Take the 2-minute tour ×
Stack Overflow is a question and answer site for professional and enthusiast programmers. It's 100% free, no registration required.

considering a simple counting filter:

class CountableOstreamFilter : public boost::iostreams::multichar_output_filter {
public:
    CountableOstreamFilter(): m_written(0) { 
    }

    template<typename Sink>
    std::streamsize write(Sink& dest, const char* s, std::streamsize n)
    {
            auto result  = boost::iostreams::write(dest, s, n);
            assert(n == result);
            m_written += result;
            return result;
    }

    inline std::streamsize writtenBytes() const {
        return m_written;
    }

private:
    std::streamsize m_written;
};

and using it thus:

boost::iostreams::filtering_ostream counted_cout;
counted_cout.push(CountableOstreamFilter());
counted_cout.push(std::cout);
counted_cout << "hello world";

what would be the difference between calling sync(), strict_sync() or flush()? counted_cout.sync(); // what is different from this call counted_cout.strict_sync(); // to this call counted_cout.flush(); // to this call?

I'm using boost 1.50.0

share|improve this question

1 Answer 1

up vote 3 down vote accepted

The key difference between sync, strict_sync, and flush is their return values. All 3 of them . All of them call the flush method on any Filter or Device that's part of the filtering_stream that satisfies the Flushable concept. Any Filter/Device that does not support the Flushable concept is simply skipped.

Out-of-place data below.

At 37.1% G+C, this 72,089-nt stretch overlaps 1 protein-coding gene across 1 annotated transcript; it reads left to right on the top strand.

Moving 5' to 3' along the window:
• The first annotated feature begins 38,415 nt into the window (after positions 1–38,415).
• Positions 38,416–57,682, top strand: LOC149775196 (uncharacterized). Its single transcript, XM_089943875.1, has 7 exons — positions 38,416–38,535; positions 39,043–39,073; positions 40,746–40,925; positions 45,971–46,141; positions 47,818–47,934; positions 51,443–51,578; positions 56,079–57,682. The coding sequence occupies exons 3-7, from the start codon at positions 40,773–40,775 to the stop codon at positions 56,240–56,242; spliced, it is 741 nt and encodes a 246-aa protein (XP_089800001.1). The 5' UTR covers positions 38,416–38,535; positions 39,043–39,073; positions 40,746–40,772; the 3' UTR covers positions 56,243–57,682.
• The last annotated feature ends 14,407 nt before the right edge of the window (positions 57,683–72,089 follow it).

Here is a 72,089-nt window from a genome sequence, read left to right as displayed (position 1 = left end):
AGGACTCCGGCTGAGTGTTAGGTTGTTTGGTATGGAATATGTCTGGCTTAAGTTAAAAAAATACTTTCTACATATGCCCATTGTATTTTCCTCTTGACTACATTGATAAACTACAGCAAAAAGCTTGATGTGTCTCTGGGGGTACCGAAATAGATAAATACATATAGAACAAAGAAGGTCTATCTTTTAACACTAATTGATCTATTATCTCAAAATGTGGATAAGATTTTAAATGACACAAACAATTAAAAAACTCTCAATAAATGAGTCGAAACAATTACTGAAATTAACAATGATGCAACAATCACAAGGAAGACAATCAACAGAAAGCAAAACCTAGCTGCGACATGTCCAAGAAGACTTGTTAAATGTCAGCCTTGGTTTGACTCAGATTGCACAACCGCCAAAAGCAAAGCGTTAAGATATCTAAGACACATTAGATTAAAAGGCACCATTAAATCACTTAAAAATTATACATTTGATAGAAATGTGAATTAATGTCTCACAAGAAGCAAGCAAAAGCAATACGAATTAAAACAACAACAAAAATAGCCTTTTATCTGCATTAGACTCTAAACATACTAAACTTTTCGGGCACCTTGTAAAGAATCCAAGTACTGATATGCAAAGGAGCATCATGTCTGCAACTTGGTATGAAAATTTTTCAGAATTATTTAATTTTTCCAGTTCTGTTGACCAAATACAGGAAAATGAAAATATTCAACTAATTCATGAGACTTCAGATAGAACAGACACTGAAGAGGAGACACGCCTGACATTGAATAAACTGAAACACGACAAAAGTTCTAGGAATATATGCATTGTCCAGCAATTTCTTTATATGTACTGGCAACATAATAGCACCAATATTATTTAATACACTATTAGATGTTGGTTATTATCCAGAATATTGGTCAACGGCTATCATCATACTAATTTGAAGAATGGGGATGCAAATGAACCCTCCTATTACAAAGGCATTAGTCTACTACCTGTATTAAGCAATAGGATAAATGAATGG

sync returns true unless one of the Flushable Filters/Devices returns false. This means that if there are non-Flushable Filters/Devices that are part of the filtering_stream, data could get stuck in them, but sync would return true, since they are not Flushable.

strict_sync is similar, except if it encounters a non-Flushable Filter/Device. In this case, strict_sync will return false, even though all of the Flushable Filters/Devices might return true. The reason for this is so that a caller of strict_sync knows that if it returns true, all of the data was successfully flushed.

The member flush simply returns a reference to the stream,effectively discarding whether or not the flush was successful. The non-member flush has it's own rules for what it returns depending on the input value

In your case, the CountableOstreamFilter is not Flushable (it's not convertible to the necessary flushable_tag). Hence, calls to sync will return true as long as the flush on the underlying stream is successful. However, strict_sync should return false.

share|improve this answer

Your Answer

 
discard

By posting your answer, you agree to the privacy policy and terms of service.

Not the answer you're looking for? Browse other questions tagged or ask your own question.